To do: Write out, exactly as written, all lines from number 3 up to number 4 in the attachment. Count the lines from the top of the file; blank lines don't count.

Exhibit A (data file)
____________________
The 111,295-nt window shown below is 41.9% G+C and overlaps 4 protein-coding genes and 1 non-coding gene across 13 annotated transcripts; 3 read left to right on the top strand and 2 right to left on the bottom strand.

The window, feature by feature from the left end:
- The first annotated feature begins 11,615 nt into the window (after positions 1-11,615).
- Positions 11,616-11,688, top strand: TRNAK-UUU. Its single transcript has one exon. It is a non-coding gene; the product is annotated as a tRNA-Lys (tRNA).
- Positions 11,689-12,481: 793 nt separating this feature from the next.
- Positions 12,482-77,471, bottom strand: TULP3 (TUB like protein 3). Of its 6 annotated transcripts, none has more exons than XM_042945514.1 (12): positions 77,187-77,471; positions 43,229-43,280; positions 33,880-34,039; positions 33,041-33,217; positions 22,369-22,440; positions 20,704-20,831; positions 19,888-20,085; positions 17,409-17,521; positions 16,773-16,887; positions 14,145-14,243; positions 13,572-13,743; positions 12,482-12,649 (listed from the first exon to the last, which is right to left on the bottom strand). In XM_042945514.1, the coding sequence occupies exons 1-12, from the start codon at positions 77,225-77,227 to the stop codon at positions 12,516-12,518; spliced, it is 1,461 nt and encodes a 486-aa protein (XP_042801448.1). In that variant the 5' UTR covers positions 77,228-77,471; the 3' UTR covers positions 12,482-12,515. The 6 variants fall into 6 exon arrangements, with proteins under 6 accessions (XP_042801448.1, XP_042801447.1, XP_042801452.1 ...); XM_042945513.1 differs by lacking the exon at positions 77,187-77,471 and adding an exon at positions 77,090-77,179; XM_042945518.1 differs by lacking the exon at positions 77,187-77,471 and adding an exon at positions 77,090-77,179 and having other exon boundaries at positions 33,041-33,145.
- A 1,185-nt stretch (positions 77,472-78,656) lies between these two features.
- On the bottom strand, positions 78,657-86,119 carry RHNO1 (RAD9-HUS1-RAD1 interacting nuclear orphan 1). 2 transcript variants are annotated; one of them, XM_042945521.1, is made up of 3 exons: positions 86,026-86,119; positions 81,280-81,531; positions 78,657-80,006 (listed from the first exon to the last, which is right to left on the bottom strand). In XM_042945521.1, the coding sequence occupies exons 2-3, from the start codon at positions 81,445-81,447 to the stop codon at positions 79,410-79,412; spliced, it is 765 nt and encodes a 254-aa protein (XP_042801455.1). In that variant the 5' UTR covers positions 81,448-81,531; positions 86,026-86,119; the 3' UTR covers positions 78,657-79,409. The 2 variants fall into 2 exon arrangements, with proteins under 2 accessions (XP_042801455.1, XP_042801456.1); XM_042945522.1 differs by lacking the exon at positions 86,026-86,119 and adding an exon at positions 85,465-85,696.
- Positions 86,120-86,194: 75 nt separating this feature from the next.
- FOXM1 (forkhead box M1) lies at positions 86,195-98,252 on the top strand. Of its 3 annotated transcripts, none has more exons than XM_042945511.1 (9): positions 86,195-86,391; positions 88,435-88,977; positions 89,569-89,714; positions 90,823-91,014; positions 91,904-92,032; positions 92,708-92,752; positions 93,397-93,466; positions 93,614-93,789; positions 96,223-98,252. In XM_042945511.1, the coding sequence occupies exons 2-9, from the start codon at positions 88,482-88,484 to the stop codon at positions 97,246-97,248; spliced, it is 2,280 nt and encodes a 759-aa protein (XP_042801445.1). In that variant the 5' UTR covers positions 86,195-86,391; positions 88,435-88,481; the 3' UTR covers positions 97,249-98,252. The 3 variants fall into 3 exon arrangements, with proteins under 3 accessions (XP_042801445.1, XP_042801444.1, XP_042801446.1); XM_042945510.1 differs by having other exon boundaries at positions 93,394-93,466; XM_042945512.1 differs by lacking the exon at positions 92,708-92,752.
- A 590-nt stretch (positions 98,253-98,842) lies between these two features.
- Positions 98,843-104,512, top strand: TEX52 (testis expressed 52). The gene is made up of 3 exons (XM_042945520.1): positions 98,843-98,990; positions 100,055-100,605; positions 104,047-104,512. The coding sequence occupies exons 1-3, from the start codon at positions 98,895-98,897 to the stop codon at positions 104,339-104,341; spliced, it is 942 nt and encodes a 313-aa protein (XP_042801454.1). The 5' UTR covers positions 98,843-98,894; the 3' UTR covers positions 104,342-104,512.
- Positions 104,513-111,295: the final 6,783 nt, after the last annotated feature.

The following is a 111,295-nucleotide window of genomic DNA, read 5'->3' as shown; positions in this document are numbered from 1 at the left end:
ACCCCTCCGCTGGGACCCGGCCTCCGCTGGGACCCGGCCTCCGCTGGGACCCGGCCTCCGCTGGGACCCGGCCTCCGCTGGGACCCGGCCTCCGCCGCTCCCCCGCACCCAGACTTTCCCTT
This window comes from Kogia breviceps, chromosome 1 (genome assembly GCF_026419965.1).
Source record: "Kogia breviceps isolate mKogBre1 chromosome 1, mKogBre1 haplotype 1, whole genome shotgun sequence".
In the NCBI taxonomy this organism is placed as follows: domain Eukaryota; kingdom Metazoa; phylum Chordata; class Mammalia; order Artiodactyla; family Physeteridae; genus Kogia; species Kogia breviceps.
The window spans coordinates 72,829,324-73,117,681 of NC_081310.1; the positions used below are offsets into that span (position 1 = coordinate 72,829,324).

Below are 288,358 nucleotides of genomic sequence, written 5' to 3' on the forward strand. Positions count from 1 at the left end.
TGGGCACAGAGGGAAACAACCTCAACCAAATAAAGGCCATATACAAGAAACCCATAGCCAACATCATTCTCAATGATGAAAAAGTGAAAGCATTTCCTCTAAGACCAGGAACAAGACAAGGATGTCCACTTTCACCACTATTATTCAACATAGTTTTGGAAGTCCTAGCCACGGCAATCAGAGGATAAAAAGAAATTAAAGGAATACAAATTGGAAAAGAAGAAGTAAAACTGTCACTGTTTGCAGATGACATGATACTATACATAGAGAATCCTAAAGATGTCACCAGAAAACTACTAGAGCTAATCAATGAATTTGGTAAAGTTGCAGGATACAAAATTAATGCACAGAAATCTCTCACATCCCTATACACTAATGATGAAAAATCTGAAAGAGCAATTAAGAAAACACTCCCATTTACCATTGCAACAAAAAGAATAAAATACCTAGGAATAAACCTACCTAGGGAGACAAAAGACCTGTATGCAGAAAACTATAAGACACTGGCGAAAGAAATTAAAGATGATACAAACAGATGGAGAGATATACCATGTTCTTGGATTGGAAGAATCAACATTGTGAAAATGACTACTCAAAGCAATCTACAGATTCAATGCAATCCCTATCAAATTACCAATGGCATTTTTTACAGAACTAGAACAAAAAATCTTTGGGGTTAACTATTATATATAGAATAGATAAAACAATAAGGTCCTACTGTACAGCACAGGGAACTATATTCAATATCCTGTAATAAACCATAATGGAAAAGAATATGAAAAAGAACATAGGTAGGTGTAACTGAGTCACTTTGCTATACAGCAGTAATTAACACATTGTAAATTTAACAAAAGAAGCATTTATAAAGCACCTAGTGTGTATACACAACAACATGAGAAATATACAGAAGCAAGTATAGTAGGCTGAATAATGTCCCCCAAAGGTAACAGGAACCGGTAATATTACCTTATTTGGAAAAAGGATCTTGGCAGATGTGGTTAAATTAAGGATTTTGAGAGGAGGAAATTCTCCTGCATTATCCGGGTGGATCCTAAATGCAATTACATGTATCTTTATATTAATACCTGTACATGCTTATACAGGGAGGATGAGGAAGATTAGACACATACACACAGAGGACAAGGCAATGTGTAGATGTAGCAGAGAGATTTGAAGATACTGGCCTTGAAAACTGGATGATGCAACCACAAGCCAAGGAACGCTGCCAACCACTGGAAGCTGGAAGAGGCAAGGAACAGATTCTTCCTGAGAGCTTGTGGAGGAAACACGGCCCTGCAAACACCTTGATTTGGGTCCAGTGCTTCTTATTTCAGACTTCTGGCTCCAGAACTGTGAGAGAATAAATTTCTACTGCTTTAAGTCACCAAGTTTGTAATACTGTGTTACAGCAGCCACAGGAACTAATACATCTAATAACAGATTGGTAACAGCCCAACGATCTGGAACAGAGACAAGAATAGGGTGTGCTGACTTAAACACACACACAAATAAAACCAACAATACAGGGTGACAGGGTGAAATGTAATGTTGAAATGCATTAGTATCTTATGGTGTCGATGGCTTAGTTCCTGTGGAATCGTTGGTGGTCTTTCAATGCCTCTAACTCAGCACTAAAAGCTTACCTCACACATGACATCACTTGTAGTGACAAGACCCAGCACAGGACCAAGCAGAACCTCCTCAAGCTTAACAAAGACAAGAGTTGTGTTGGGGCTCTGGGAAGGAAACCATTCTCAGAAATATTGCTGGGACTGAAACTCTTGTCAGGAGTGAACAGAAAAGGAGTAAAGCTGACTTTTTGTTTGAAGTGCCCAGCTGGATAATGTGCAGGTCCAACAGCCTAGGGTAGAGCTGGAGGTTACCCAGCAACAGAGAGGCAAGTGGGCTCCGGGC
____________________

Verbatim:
- The first annotated feature begins 11,615 nt into the window (after positions 1-11,615).
- Positions 11,616-11,688, top strand: TRNAK-UUU. Its single transcript has one exon. It is a non-coding gene; the product is annotated as a tRNA-Lys (tRNA).